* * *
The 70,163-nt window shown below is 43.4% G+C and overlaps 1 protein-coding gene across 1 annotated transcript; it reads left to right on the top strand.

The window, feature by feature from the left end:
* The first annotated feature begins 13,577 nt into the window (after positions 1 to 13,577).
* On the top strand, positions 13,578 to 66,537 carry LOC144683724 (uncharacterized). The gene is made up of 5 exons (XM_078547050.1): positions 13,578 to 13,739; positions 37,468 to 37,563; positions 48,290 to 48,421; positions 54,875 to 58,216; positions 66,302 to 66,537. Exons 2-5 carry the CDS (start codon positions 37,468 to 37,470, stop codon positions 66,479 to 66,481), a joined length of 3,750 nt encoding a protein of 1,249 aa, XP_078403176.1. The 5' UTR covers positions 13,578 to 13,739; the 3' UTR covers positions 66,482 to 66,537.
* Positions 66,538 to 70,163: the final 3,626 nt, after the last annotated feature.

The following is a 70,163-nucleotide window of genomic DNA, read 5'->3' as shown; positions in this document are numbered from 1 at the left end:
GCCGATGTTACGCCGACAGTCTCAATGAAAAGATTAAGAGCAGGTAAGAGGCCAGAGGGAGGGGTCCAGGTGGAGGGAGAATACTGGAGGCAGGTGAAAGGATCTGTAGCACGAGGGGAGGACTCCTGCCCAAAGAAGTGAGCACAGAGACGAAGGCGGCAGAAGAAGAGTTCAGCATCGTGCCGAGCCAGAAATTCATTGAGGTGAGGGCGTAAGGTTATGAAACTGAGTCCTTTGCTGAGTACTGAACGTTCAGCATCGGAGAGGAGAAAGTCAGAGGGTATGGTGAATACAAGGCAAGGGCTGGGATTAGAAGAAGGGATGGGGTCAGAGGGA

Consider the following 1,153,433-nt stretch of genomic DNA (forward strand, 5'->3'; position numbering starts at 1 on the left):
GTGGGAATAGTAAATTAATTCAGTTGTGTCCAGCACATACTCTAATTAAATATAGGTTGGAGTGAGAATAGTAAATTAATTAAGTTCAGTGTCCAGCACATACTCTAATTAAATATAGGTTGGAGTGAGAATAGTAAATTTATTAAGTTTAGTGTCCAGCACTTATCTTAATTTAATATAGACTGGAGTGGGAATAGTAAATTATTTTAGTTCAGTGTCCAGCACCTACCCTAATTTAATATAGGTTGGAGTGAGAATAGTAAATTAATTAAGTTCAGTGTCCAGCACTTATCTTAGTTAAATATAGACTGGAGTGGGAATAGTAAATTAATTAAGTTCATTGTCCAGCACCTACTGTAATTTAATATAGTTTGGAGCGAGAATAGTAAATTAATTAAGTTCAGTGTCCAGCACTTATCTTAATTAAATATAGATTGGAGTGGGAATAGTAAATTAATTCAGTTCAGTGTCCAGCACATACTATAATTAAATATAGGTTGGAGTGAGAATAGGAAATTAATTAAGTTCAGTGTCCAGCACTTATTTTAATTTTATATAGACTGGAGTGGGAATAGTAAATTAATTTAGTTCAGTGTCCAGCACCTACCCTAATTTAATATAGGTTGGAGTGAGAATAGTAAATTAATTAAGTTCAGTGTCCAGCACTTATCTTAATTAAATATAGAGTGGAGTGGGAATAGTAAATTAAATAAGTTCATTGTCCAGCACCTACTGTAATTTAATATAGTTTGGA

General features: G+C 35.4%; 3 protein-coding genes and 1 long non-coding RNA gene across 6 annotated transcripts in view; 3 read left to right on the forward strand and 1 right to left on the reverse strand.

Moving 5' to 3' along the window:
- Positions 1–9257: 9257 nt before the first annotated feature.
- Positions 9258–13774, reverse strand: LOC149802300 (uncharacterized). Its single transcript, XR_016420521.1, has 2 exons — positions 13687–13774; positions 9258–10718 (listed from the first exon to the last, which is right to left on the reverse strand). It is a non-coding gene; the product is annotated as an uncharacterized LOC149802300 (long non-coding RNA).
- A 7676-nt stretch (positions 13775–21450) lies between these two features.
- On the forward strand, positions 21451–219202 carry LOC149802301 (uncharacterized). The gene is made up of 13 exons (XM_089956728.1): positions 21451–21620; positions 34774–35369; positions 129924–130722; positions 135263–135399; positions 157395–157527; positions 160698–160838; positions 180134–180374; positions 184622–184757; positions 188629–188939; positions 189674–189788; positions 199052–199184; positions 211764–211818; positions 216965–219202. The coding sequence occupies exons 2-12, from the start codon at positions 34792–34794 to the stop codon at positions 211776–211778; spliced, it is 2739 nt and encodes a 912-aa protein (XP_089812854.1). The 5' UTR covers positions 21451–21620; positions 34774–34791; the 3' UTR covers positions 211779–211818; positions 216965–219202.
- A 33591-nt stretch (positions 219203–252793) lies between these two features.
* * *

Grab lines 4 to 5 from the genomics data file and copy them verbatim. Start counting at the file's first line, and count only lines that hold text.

* On the top strand, positions 13,578 to 66,537 carry LOC144683724 (uncharacterized). The gene is made up of 5 exons (XM_078547050.1): positions 13,578 to 13,739; positions 37,468 to 37,563; positions 48,290 to 48,421; positions 54,875 to 58,216; positions 66,302 to 66,537. Exons 2-5 carry the CDS (start codon positions 37,468 to 37,470, stop codon positions 66,479 to 66,481), a joined length of 3,750 nt encoding a protein of 1,249 aa, XP_078403176.1. The 5' UTR covers positions 13,578 to 13,739; the 3' UTR covers positions 66,482 to 66,537.
* Positions 66,538 to 70,163: the final 3,626 nt, after the last annotated feature.